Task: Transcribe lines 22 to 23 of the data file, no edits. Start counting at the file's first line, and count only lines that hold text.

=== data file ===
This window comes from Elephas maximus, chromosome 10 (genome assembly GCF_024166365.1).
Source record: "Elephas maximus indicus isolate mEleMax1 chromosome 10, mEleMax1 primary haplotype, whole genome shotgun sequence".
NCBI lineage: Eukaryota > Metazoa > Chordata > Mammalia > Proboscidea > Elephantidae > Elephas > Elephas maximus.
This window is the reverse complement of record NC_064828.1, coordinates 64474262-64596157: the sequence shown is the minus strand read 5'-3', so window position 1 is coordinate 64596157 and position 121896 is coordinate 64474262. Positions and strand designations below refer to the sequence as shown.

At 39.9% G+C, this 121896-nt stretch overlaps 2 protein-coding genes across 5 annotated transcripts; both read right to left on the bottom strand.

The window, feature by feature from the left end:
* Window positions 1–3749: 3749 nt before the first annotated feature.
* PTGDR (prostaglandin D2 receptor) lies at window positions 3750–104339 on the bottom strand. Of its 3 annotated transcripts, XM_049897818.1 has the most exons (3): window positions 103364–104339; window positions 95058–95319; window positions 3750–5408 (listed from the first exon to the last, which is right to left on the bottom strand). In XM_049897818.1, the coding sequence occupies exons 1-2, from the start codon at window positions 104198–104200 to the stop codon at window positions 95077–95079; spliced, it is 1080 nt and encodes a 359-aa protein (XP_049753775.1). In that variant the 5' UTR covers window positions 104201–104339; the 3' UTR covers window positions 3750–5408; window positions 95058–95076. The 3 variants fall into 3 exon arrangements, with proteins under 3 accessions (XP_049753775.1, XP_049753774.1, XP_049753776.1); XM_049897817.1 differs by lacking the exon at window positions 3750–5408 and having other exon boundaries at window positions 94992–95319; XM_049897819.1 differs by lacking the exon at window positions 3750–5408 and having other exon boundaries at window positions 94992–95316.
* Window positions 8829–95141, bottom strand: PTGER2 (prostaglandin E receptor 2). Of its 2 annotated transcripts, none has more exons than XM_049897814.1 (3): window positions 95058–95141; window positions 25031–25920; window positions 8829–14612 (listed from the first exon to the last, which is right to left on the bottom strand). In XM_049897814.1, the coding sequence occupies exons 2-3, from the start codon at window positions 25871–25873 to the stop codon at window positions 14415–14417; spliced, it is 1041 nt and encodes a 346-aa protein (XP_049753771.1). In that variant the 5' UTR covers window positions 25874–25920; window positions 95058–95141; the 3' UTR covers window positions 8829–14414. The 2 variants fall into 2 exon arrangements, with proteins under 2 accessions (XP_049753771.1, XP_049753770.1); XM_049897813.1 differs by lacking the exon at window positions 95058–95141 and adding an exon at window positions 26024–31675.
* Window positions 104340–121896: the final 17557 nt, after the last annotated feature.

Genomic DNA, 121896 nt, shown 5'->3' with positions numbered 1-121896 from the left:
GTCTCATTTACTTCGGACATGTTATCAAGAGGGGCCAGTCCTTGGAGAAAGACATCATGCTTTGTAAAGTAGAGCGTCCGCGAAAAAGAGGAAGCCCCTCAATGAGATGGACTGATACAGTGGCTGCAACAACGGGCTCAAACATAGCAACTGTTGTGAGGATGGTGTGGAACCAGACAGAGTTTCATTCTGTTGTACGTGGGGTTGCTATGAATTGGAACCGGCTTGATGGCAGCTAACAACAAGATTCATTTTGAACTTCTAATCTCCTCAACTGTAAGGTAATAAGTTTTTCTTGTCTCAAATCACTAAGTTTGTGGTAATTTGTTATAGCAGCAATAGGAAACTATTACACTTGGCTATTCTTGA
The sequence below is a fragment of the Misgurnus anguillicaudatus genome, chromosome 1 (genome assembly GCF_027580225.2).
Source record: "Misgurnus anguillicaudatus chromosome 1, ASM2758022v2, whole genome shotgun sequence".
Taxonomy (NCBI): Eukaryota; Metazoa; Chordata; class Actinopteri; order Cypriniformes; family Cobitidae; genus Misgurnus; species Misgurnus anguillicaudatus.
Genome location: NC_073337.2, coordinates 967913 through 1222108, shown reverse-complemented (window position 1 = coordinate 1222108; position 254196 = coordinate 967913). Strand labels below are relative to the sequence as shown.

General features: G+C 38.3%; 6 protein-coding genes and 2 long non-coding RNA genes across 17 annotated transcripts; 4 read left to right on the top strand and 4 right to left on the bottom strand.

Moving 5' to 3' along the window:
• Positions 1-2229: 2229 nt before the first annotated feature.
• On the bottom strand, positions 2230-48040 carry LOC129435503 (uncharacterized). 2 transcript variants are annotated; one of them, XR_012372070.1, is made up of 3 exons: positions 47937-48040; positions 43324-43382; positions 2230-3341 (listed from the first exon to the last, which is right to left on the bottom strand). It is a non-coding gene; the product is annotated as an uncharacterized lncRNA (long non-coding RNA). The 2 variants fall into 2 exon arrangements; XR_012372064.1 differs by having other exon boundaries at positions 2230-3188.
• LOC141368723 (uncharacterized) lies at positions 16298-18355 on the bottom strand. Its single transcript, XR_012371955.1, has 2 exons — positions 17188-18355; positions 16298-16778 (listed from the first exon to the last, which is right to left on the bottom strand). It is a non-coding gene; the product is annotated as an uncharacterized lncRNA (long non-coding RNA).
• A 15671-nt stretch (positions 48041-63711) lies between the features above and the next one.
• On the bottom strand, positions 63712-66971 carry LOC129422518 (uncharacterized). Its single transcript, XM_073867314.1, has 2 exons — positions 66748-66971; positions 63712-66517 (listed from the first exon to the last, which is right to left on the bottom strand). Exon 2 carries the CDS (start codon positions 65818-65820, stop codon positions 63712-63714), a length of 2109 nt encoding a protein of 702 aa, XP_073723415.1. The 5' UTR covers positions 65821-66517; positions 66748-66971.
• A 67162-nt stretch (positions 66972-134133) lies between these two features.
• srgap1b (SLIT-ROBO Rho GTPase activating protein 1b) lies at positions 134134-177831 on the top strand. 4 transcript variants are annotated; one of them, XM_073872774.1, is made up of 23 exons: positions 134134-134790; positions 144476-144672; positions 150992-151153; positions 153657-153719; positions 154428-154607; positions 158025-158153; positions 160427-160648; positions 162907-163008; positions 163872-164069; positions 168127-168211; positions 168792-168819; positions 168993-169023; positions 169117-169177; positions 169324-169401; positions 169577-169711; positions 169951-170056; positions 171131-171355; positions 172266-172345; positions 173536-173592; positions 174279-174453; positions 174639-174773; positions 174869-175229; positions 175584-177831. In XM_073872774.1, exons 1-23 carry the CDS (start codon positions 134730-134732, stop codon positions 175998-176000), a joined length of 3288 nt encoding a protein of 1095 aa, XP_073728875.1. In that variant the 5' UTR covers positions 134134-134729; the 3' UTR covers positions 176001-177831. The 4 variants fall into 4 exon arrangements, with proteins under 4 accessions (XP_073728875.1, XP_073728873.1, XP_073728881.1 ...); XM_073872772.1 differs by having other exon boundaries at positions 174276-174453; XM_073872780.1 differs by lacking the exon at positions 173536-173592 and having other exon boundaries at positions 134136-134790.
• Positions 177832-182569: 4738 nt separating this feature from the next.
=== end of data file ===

• A 15671-nt stretch (positions 48041-63711) lies between the features above and the next one.
• On the bottom strand, positions 63712-66971 carry LOC129422518 (uncharacterized). Its single transcript, XM_073867314.1, has 2 exons — positions 66748-66971; positions 63712-66517 (listed from the first exon to the last, which is right to left on the bottom strand). Exon 2 carries the CDS (start codon positions 65818-65820, stop codon positions 63712-63714), a length of 2109 nt encoding a protein of 702 aa, XP_073723415.1. The 5' UTR covers positions 65821-66517; positions 66748-66971.